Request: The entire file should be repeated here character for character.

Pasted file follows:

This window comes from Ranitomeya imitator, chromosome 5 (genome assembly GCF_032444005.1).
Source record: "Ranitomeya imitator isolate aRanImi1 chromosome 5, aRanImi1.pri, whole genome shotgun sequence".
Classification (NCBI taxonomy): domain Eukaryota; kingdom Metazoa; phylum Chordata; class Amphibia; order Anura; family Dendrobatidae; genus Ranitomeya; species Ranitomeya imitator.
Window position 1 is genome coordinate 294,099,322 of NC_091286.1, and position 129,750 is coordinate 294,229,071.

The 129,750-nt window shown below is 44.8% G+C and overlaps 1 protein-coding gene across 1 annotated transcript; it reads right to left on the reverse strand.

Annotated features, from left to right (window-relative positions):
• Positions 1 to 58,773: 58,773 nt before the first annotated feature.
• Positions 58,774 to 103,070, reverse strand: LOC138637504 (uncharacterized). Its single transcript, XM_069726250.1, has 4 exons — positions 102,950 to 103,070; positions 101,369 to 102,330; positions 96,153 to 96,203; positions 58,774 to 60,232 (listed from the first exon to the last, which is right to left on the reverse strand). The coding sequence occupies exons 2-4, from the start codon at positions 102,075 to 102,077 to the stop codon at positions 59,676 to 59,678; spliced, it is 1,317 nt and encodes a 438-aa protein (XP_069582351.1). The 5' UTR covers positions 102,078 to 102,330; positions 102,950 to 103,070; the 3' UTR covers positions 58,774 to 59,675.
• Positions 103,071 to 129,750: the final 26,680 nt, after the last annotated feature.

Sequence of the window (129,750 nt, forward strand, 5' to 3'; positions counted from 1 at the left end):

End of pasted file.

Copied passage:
This window comes from Ranitomeya imitator, chromosome 5 (genome assembly GCF_032444005.1).
Source record: "Ranitomeya imitator isolate aRanImi1 chromosome 5, aRanImi1.pri, whole genome shotgun sequence".
Classification (NCBI taxonomy): domain Eukaryota; kingdom Metazoa; phylum Chordata; class Amphibia; order Anura; family Dendrobatidae; genus Ranitomeya; species Ranitomeya imitator.
Window position 1 is genome coordinate 294,099,322 of NC_091286.1, and position 129,750 is coordinate 294,229,071.

The 129,750-nt window shown below is 44.8% G+C and overlaps 1 protein-coding gene across 1 annotated transcript; it reads right to left on the reverse strand.

Annotated features, from left to right (window-relative positions):
• Positions 1 to 58,773: 58,773 nt before the first annotated feature.
• Positions 58,774 to 103,070, reverse strand: LOC138637504 (uncharacterized). Its single transcript, XM_069726250.1, has 4 exons — positions 102,950 to 103,070; positions 101,369 to 102,330; positions 96,153 to 96,203; positions 58,774 to 60,232 (listed from the first exon to the last, which is right to left on the reverse strand). The coding sequence occupies exons 2-4, from the start codon at positions 102,075 to 102,077 to the stop codon at positions 59,676 to 59,678; spliced, it is 1,317 nt and encodes a 438-aa protein (XP_069582351.1). The 5' UTR covers positions 102,078 to 102,330; positions 102,950 to 103,070; the 3' UTR covers positions 58,774 to 59,675.
• Positions 103,071 to 129,750: the final 26,680 nt, after the last annotated feature.

Sequence of the window (129,750 nt, forward strand, 5' to 3'; positions counted from 1 at the left end):